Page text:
On August 13, President Donald Trump signed an executive memorandum instructing U.S. Treasury Secretary Steven Mnuchin to develop a plan to defer employees’ share of Social Security payroll tax collection in an effort to “put money directly in the pockets of American workers and generate additional incentives for work and employment[.]”
Corresponding Internal Revenue Service (IRS) guidance issued August 28 indicates employers may choose to begin executing the payroll tax deferral from September 1 to December 31, 2020, without penalty or interest. However, employees must repay all deferred taxes between January 1, 2021 and April 30, 2021. The employer may double withholdings during that period to recoup the owed taxes without penalty to the employee. Interest and penalties will begin for any outstanding taxes beginning May 1, 2021.
Although the President’s memorandum directs the Treasury Secretary to explore options to “eliminate the obligation to pay the taxes deferred,” there are no indications at this time of the Administration’s strategy to provide payroll tax forgiveness.
The federal government levies a payroll tax on all employers and employees to fund Social Security and Medicare entitlement programs. They consist of a 12.4 percent Social Security tax and an additional 3.9 percent Medicare tax on wages. The burden for paying both components of the payroll tax are divided evenly between employers and employees, with employers withholding the employee share for each pay period and then providing full payment to the IRS. President Trump’s executive memorandum only addresses the employee share of the Social Security side of the payroll tax.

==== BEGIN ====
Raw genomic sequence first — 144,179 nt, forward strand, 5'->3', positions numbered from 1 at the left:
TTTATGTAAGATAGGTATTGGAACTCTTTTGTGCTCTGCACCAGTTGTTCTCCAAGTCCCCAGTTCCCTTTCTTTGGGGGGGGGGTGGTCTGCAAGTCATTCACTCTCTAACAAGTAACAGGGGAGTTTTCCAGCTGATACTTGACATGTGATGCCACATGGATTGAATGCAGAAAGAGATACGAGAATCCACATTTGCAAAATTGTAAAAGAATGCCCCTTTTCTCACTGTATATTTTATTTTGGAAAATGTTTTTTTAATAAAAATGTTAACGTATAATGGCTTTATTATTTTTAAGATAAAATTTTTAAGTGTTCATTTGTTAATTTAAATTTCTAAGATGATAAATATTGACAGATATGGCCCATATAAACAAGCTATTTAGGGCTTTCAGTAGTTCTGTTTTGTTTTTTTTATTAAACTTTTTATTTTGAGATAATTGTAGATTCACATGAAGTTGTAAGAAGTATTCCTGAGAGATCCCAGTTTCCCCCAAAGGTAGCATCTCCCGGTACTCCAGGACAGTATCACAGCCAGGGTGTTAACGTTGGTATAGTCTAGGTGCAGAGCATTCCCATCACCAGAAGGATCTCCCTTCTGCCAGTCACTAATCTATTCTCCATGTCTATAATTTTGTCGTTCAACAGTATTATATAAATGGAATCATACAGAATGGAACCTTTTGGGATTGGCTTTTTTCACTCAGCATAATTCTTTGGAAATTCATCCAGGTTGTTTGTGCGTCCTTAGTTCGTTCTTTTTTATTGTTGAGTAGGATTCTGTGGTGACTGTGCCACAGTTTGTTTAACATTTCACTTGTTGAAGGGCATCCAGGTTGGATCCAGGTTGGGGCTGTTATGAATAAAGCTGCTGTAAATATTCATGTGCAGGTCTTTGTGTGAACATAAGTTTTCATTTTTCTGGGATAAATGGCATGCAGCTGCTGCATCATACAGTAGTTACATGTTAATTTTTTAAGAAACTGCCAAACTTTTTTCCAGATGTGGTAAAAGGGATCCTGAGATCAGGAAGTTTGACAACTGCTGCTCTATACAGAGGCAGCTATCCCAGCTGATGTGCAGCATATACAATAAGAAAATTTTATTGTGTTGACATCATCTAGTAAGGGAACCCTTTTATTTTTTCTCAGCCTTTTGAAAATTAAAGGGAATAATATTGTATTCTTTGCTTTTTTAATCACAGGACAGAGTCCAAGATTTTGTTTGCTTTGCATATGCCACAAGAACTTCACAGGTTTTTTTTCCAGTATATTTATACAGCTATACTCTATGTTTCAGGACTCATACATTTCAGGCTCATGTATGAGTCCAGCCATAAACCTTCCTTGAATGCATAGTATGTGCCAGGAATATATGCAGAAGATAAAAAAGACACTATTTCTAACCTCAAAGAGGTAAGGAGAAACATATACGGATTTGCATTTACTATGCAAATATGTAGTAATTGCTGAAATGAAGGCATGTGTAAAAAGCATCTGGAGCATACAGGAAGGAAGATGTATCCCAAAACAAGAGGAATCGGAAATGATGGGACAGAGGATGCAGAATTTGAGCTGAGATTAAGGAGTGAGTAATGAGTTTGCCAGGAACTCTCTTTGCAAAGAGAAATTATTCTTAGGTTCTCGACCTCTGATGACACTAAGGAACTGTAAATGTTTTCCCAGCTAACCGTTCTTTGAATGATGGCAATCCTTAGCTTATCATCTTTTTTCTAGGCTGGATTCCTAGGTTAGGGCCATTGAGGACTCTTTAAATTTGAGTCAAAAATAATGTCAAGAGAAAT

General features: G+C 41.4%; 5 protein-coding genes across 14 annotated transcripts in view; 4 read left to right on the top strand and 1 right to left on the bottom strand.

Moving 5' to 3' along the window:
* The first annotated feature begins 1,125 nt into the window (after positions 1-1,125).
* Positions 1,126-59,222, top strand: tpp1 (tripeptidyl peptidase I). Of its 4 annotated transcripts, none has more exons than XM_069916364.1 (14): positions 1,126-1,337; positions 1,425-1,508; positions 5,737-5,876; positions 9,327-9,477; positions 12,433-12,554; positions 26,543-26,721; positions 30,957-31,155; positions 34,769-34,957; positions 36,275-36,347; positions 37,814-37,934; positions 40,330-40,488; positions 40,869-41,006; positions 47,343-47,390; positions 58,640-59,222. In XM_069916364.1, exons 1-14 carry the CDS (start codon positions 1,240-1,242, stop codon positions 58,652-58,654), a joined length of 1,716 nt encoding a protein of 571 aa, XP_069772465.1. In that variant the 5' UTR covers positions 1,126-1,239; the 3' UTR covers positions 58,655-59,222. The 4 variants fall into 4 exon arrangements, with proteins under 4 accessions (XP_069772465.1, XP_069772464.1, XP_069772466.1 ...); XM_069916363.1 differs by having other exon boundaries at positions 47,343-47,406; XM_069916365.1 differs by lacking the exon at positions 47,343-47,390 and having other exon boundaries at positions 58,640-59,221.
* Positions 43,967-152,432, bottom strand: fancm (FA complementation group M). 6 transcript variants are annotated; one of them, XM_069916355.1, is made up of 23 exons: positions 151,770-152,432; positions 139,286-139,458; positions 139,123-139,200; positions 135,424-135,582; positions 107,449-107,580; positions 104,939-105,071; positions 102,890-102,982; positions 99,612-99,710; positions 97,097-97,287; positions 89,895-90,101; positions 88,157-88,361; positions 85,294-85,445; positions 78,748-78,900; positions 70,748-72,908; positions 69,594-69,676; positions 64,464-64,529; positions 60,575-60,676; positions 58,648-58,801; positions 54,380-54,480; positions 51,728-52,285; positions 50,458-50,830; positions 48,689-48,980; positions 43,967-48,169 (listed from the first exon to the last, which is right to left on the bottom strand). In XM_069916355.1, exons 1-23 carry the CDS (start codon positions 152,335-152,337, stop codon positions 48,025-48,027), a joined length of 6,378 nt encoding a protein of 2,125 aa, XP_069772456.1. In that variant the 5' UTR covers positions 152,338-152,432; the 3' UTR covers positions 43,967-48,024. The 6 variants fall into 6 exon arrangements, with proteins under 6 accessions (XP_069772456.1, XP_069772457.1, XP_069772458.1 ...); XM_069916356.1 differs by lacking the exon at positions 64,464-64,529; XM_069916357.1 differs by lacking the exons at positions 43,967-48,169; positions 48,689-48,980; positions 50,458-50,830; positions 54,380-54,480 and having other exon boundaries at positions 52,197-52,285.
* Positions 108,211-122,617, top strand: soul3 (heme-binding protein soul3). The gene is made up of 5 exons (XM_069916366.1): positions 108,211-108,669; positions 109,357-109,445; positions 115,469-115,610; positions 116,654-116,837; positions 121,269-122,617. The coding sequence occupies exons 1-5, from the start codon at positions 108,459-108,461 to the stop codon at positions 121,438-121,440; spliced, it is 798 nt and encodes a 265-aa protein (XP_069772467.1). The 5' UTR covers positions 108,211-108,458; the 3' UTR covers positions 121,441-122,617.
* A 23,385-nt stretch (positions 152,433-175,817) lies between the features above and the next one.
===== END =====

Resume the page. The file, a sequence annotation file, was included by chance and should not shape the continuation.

Notably, the IRS guidance indicates deferring the 6.2-percent employee share for the Social Security payroll tax is optional for employers to implement. All employers – including special districts and other public employers – that withhold payroll tax for Social Security are eligible. Employers electing to defer withholdings can do so for employees earning less than $4,000 on a bi-weekly basis. This deferral can be made on a paycheck-by-paycheck basis.
Special districts should note that employers were separately granted the option to defer the employer’s 6.2 percent share of Social Security payroll tax deposits through December 31, 2020, as authorized in the CARES Act. To avoid penalties, 50 percent of the deferred amount must be paid back by December 31, 2021 and paid in-full by December 31, 2022. Click here for an IRS Q&A sheet on the employer deferral program, which is separate and apart from President Trump’s recent executive memorandum.
The impact of payroll tax deferrals on California’s special districts may be minimal, as many are already exempt from contributing to Social Security pursuant to Section 218 Agreements. CalPERS administers Section 218 Agreements on behalf of all public employers in the State of California, regardless of whether the employer is a member agency of CalPERS.